My Presentation at Dmexco about Spotify Culture Next Global Trends Report

Just back from Dmexco and a pretty hectic few days as usual. Spotify was in demand this year and we were lucky enough to hit the stage a few times through the two days. I was asked to present our Culture Next Gen Z global trends on the Debate stage which you can see below.

Exciting trends amongst this audience and Spotify sits right in the heart of what they care about, music and podcasting are huge for them and so our work with Culture Coop combined with our first party streaming intelligence has really helped create some clear insights.

Mentoring: How can I help?

One really important factor that I have discovered since moving from agency to sales is the ability to do more, more easily at my level. The array of things that get categorised under ‘more’ is significant, but on the whole they all have one thing in common, a request for money. I am not exactly sure why, but generally speaking, sales companies find budget to support a whole range of causes. We are asked by charities, by clients, by industry bodies, by trade titles and so on. It is brilliant to be able to do so much to help out and at Spotify we really support a range of different organisations. I have enjoyed that so much for the last two years, it has been very fulfilling.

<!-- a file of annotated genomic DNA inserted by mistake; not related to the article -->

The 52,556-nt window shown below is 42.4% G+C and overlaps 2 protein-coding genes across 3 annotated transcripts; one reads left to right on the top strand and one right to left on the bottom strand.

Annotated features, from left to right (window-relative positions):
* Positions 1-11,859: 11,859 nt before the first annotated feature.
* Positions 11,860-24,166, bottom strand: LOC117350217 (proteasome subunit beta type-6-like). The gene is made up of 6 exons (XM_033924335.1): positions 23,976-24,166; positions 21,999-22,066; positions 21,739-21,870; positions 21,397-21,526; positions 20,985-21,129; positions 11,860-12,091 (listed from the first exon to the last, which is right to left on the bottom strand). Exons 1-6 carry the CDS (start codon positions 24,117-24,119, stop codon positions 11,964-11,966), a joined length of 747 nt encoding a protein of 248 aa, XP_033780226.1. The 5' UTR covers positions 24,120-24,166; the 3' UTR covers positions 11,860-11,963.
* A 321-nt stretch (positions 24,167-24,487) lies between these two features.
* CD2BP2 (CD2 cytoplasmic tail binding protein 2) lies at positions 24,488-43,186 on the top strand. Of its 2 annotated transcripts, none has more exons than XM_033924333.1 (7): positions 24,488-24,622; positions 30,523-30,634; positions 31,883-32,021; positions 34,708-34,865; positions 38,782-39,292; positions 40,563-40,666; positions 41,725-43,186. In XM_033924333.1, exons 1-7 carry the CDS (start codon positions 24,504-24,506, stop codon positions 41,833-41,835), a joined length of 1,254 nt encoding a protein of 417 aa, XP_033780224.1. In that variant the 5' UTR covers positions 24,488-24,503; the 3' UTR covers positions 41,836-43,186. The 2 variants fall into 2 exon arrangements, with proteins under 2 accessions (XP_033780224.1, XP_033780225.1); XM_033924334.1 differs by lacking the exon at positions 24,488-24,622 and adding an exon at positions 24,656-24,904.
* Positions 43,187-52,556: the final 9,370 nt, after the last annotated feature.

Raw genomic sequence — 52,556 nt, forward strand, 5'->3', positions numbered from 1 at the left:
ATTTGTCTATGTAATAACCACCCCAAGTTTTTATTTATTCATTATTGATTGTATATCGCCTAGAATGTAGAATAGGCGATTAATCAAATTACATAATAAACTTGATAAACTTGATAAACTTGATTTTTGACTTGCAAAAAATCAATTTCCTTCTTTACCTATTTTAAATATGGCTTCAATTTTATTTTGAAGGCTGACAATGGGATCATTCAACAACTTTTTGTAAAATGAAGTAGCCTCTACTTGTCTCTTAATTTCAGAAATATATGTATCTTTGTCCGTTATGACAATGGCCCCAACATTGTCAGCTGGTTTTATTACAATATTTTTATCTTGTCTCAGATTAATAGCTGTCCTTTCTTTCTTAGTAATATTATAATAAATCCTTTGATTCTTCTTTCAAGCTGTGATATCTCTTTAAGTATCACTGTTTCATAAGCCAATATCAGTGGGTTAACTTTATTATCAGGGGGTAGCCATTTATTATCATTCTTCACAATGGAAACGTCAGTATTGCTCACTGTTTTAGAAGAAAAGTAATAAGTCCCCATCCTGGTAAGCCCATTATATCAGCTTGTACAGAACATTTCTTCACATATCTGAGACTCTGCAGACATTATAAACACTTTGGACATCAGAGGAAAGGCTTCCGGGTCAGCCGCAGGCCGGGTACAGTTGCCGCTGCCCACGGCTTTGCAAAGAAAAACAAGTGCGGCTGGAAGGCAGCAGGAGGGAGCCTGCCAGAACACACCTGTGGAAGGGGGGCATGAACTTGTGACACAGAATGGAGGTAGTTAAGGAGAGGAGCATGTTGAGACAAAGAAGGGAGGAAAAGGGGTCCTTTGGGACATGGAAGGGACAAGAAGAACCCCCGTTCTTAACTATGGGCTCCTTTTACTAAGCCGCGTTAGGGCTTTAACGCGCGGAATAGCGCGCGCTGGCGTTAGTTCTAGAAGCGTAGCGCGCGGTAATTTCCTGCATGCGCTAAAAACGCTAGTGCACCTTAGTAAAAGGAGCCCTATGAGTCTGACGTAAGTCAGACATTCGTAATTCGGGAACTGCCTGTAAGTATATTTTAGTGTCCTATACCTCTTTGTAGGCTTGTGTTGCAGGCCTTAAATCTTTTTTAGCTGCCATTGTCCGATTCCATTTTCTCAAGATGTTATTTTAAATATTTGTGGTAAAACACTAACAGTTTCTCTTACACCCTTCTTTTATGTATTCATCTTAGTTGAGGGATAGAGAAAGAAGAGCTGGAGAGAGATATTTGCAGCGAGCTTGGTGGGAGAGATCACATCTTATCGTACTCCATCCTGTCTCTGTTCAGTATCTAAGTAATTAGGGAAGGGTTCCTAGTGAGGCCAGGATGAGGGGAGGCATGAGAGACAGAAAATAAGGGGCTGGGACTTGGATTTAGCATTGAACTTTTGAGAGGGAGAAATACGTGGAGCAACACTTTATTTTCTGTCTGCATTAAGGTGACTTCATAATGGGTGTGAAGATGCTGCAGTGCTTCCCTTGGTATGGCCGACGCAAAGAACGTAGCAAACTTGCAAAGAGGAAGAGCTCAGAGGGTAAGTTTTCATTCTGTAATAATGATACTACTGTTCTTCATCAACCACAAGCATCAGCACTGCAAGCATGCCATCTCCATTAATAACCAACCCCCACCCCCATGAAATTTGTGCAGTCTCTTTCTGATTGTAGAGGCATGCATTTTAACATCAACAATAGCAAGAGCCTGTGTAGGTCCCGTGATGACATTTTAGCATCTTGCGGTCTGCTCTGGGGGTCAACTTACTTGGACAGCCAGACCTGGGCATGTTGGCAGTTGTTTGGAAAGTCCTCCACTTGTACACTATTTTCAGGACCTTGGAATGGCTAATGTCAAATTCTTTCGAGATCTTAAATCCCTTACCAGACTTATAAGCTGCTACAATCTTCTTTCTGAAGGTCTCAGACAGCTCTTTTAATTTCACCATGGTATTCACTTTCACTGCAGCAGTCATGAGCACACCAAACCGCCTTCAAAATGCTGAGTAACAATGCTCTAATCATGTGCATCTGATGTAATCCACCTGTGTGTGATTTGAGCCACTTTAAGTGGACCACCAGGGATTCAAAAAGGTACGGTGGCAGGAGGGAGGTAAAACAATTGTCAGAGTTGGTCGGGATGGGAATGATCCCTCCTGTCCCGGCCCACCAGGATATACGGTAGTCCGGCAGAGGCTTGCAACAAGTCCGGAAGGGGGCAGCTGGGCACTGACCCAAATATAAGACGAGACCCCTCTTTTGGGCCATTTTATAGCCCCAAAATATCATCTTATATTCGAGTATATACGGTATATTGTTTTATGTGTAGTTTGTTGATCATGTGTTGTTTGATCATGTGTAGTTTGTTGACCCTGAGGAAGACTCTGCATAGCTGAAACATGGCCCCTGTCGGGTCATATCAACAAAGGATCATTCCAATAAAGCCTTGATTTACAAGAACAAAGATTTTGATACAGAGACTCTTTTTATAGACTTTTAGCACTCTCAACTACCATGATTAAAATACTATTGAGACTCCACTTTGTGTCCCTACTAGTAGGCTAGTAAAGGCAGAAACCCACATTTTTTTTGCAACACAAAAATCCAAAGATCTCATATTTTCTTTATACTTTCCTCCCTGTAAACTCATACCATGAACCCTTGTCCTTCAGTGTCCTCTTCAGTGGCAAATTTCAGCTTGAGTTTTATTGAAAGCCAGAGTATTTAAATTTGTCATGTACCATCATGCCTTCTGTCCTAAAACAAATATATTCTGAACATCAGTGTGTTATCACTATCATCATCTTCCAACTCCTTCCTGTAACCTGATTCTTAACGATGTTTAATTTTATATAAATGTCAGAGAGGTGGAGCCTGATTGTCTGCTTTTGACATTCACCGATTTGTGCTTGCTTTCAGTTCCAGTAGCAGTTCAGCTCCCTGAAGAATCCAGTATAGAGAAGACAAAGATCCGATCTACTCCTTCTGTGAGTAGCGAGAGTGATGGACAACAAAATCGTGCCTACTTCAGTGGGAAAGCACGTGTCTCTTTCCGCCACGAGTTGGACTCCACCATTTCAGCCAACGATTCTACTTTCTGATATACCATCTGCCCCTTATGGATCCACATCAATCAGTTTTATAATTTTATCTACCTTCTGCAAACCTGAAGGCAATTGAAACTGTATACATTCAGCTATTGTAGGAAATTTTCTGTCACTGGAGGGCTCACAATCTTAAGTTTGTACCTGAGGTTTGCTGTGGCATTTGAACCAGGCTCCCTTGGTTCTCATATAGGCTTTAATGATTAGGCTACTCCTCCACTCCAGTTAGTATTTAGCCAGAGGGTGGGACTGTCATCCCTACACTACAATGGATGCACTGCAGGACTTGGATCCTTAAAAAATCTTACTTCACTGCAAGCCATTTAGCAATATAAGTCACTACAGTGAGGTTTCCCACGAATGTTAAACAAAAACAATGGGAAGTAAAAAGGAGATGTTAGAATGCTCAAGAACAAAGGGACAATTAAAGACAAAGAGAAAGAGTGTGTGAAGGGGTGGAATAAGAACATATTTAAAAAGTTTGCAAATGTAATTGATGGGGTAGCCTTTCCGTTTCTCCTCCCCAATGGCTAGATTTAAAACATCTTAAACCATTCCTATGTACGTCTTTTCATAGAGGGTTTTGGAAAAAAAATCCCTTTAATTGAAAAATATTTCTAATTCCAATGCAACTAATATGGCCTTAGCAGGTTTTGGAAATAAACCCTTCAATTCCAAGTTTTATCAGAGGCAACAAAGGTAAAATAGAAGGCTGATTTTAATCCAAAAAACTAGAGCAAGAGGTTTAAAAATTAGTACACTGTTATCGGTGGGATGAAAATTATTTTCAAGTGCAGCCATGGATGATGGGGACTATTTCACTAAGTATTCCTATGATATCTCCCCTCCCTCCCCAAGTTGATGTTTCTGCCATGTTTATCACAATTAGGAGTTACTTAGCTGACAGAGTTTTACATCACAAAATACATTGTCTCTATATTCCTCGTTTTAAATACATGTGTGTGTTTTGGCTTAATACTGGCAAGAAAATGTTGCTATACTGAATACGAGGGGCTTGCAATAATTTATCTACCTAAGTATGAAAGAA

Thing is, I also feel like we jump around and try to do too much / everything and although that is admirable, it is also perhaps skin deep at times. As a company we can do this to a point, but as an individual it becomes even harder. One person, especially someone who is travelling a lot and has all the usual time pressures cant do everything so more recently I have been considering what is most important to me, and what have I really enjoyed.